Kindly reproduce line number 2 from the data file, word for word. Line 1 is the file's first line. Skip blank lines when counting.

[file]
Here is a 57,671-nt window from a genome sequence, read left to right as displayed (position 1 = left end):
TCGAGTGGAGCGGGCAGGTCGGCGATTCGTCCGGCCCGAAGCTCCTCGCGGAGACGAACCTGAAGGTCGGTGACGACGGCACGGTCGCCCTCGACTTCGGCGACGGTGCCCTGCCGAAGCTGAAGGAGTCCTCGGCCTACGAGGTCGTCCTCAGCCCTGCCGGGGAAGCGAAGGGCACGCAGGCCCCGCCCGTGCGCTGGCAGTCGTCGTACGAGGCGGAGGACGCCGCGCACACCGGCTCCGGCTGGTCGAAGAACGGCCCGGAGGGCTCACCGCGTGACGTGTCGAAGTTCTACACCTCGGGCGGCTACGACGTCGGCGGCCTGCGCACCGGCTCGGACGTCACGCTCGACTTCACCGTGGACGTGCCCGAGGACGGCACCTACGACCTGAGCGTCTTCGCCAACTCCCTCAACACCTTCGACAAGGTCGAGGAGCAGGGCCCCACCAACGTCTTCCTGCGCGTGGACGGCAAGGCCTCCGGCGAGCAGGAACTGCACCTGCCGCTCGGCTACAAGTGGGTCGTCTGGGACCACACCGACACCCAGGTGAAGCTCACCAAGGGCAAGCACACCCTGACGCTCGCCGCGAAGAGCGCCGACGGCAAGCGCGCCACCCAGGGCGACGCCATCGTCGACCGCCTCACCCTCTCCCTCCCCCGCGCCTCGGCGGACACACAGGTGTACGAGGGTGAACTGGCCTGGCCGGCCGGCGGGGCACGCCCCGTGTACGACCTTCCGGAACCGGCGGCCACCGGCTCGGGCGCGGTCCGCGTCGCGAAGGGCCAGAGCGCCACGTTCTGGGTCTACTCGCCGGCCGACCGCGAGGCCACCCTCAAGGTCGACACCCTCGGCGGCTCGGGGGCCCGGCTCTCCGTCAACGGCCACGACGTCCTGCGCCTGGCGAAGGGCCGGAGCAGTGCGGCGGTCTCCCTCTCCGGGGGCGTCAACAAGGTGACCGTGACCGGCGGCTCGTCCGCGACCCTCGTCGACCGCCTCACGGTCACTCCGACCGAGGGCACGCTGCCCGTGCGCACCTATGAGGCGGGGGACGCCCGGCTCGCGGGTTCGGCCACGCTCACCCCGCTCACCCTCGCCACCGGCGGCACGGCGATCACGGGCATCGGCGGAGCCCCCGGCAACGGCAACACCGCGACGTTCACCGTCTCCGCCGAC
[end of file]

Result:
TCGAGTGGAGCGGGCAGGTCGGCGATTCGTCCGGCCCGAAGCTCCTCGCGGAGACGAACCTGAAGGTCGGTGACGACGGCACGGTCGCCCTCGACTTCGGCGACGGTGCCCTGCCGAAGCTGAAGGAGTCCTCGGCCTACGAGGTCGTCCTCAGCCCTGCCGGGGAAGCGAAGGGCACGCAGGCCCCGCCCGTGCGCTGGCAGTCGTCGTACGAGGCGGAGGACGCCGCGCACACCGGCTCCGGCTGGTCGAAGAACGGCCCGGAGGGCTCACCGCGTGACGTGTCGAAGTTCTACACCTCGGGCGGCTACGACGTCGGCGGCCTGCGCACCGGCTCGGACGTCACGCTCGACTTCACCGTGGACGTGCCCGAGGACGGCACCTACGACCTGAGCGTCTTCGCCAACTCCCTCAACACCTTCGACAAGGTCGAGGAGCAGGGCCCCACCAACGTCTTCCTGCGCGTGGACGGCAAGGCCTCCGGCGAGCAGGAACTGCACCTGCCGCTCGGCTACAAGTGGGTCGTCTGGGACCACACCGACACCCAGGTGAAGCTCACCAAGGGCAAGCACACCCTGACGCTCGCCGCGAAGAGCGCCGACGGCAAGCGCGCCACCCAGGGCGACGCCATCGTCGACCGCCTCACCCTCTCCCTCCCCCGCGCCTCGGCGGACACACAGGTGTACGAGGGTGAACTGGCCTGGCCGGCCGGCGGGGCACGCCCCGTGTACGACCTTCCGGAACCGGCGGCCACCGGCTCGGGCGCGGTCCGCGTCGCGAAGGGCCAGAGCGCCACGTTCTGGGTCTACTCGCCGGCCGACCGCGAGGCCACCCTCAAGGTCGACACCCTCGGCGGCTCGGGGGCCCGGCTCTCCGTCAACGGCCACGACGTCCTGCGCCTGGCGAAGGGCCGGAGCAGTGCGGCGGTCTCCCTCTCCGGGGGCGTCAACAAGGTGACCGTGACCGGCGGCTCGTCCGCGACCCTCGTCGACCGCCTCACGGTCACTCCGACCGAGGGCACGCTGCCCGTGCGCACCTATGAGGCGGGGGACGCCCGGCTCGCGGGTTCGGCCACGCTCACCCCGCTCACCCTCGCCACCGGCGGCACGGCGATCACGGGCATCGGCGGAGCCCCCGGCAACGGCAACACCGCGACGTTCACCGTCTCCGCCGAC